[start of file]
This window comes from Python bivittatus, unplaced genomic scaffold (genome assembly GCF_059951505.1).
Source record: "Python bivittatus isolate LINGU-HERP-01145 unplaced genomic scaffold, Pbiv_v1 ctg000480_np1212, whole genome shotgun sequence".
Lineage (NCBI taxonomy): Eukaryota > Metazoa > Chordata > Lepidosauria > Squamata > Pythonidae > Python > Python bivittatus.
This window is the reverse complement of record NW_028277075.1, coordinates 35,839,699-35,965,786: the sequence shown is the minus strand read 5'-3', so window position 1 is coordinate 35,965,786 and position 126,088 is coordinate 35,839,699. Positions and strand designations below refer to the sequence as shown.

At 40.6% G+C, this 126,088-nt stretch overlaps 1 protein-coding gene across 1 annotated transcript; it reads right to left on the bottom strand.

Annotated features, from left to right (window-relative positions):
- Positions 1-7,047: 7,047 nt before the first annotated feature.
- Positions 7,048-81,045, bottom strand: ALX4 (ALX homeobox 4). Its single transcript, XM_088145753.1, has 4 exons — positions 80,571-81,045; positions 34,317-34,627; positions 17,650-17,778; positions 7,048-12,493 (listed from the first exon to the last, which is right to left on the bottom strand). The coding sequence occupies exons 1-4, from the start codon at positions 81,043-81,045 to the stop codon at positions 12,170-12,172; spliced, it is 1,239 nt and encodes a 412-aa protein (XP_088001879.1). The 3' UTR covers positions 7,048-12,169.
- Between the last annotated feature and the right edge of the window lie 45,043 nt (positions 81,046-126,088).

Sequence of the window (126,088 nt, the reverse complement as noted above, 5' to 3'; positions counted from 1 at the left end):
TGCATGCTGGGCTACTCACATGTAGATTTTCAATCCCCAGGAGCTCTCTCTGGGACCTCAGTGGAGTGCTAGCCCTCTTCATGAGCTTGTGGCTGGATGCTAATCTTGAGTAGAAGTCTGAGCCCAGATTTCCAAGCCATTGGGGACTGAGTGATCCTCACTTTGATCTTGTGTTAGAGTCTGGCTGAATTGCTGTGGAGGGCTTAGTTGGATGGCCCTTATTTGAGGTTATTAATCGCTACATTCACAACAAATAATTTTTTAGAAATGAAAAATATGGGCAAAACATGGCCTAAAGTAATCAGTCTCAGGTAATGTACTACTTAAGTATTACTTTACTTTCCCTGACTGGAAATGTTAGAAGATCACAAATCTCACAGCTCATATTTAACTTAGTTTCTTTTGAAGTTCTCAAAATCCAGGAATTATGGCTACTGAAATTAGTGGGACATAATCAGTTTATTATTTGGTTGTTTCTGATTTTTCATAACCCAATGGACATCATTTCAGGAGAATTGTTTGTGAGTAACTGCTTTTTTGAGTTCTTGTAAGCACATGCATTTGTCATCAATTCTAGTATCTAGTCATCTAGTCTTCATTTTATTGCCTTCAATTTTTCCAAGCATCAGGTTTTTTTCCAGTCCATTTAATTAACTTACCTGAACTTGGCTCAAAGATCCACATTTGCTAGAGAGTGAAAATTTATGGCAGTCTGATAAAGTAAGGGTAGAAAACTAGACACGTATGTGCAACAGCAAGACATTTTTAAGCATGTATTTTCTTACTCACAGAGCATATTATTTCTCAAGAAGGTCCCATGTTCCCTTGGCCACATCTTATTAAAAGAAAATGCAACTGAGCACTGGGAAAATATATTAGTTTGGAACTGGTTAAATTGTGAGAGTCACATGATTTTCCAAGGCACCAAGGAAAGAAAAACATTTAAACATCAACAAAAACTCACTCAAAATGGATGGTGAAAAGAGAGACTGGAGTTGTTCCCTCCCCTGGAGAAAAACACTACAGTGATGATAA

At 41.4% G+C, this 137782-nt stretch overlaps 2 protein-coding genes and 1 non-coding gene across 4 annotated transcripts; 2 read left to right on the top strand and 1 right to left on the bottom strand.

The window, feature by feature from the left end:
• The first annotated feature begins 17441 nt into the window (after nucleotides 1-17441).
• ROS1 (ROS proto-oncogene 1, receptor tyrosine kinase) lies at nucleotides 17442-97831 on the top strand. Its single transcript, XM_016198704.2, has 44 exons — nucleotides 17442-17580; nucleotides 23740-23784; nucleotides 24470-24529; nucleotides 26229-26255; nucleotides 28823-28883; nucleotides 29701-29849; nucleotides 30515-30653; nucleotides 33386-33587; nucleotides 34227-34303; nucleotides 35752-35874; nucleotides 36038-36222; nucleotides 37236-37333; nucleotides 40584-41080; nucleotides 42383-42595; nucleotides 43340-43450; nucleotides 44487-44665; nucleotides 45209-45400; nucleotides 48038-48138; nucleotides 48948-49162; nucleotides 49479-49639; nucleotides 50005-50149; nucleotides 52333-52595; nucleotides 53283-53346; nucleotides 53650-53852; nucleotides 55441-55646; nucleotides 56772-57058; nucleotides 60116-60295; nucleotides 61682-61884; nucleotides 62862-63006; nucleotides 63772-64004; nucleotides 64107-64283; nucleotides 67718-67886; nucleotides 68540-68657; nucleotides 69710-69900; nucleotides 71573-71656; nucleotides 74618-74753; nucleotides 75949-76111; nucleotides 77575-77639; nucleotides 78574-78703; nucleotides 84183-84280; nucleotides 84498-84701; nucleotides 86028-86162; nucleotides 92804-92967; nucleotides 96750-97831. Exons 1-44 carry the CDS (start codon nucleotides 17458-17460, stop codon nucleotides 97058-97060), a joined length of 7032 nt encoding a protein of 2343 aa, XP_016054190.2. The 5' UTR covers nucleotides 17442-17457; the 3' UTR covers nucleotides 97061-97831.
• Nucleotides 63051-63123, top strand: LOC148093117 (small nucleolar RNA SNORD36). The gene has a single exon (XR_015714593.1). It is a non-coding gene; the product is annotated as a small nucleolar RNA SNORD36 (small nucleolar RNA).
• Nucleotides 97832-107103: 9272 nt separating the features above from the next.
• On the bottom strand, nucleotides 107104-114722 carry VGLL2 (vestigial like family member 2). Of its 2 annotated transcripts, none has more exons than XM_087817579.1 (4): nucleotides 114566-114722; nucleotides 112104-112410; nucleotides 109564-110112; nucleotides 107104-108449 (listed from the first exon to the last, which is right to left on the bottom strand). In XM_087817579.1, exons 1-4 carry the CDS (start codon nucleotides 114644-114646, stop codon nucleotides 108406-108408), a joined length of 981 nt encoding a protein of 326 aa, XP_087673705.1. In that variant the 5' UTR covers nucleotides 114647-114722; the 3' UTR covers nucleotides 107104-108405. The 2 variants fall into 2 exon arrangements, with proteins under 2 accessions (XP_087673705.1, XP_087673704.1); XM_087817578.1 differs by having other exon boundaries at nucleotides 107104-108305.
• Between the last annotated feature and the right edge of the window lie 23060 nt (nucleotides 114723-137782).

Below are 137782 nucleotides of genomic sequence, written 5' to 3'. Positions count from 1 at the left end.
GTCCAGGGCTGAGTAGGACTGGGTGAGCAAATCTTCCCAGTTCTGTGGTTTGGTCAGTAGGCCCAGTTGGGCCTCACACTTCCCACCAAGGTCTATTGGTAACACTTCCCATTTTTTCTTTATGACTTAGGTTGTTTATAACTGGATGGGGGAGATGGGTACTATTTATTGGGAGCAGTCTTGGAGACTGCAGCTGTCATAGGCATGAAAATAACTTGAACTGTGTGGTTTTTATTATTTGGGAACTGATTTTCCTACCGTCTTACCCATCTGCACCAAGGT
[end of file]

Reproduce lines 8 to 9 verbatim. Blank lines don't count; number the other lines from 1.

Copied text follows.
- Positions 7,048-81,045, bottom strand: ALX4 (ALX homeobox 4). Its single transcript, XM_088145753.1, has 4 exons — positions 80,571-81,045; positions 34,317-34,627; positions 17,650-17,778; positions 7,048-12,493 (listed from the first exon to the last, which is right to left on the bottom strand). The coding sequence occupies exons 1-4, from the start codon at positions 81,043-81,045 to the stop codon at positions 12,170-12,172; spliced, it is 1,239 nt and encodes a 412-aa protein (XP_088001879.1). The 3' UTR covers positions 7,048-12,169.
- Between the last annotated feature and the right edge of the window lie 45,043 nt (positions 81,046-126,088).